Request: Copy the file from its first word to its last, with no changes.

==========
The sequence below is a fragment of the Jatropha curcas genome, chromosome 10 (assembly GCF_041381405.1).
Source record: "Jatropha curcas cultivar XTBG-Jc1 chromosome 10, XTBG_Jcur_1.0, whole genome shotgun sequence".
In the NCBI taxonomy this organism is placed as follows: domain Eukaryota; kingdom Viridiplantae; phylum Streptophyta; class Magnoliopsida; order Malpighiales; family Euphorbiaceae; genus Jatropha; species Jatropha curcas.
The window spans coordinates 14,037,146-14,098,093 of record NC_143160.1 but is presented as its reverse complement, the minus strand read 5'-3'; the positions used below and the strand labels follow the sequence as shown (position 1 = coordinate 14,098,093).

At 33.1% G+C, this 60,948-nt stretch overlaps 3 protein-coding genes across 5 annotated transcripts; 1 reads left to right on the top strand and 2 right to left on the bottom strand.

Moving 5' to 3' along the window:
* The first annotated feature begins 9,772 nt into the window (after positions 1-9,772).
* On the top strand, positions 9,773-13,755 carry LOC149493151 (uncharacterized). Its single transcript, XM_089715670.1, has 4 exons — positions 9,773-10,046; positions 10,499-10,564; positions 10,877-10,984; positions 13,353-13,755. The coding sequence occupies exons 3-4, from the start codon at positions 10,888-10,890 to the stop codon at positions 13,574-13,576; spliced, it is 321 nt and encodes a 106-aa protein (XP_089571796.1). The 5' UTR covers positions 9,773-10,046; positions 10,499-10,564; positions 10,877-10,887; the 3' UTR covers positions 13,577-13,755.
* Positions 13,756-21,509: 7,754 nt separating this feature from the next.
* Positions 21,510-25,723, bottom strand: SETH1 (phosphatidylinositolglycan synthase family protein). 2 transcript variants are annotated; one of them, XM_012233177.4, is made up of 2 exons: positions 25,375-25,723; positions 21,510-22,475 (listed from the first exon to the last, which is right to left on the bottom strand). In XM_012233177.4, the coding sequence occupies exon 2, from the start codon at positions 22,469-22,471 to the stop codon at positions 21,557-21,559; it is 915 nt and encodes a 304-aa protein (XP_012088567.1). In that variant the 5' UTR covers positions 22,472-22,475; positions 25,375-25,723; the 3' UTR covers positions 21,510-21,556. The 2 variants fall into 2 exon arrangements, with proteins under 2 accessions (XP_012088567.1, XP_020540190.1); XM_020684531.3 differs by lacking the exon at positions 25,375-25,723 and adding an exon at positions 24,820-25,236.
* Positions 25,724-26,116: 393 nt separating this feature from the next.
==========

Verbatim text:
The sequence below is a fragment of the Jatropha curcas genome, chromosome 10 (assembly GCF_041381405.1).
Source record: "Jatropha curcas cultivar XTBG-Jc1 chromosome 10, XTBG_Jcur_1.0, whole genome shotgun sequence".
In the NCBI taxonomy this organism is placed as follows: domain Eukaryota; kingdom Viridiplantae; phylum Streptophyta; class Magnoliopsida; order Malpighiales; family Euphorbiaceae; genus Jatropha; species Jatropha curcas.
The window spans coordinates 14,037,146-14,098,093 of record NC_143160.1 but is presented as its reverse complement, the minus strand read 5'-3'; the positions used below and the strand labels follow the sequence as shown (position 1 = coordinate 14,098,093).

At 33.1% G+C, this 60,948-nt stretch overlaps 3 protein-coding genes across 5 annotated transcripts; 1 reads left to right on the top strand and 2 right to left on the bottom strand.

Moving 5' to 3' along the window:
* The first annotated feature begins 9,772 nt into the window (after positions 1-9,772).
* On the top strand, positions 9,773-13,755 carry LOC149493151 (uncharacterized). Its single transcript, XM_089715670.1, has 4 exons — positions 9,773-10,046; positions 10,499-10,564; positions 10,877-10,984; positions 13,353-13,755. The coding sequence occupies exons 3-4, from the start codon at positions 10,888-10,890 to the stop codon at positions 13,574-13,576; spliced, it is 321 nt and encodes a 106-aa protein (XP_089571796.1). The 5' UTR covers positions 9,773-10,046; positions 10,499-10,564; positions 10,877-10,887; the 3' UTR covers positions 13,577-13,755.
* Positions 13,756-21,509: 7,754 nt separating this feature from the next.
* Positions 21,510-25,723, bottom strand: SETH1 (phosphatidylinositolglycan synthase family protein). 2 transcript variants are annotated; one of them, XM_012233177.4, is made up of 2 exons: positions 25,375-25,723; positions 21,510-22,475 (listed from the first exon to the last, which is right to left on the bottom strand). In XM_012233177.4, the coding sequence occupies exon 2, from the start codon at positions 22,469-22,471 to the stop codon at positions 21,557-21,559; it is 915 nt and encodes a 304-aa protein (XP_012088567.1). In that variant the 5' UTR covers positions 22,472-22,475; positions 25,375-25,723; the 3' UTR covers positions 21,510-21,556. The 2 variants fall into 2 exon arrangements, with proteins under 2 accessions (XP_012088567.1, XP_020540190.1); XM_020684531.3 differs by lacking the exon at positions 25,375-25,723 and adding an exon at positions 24,820-25,236.
* Positions 25,724-26,116: 393 nt separating this feature from the next.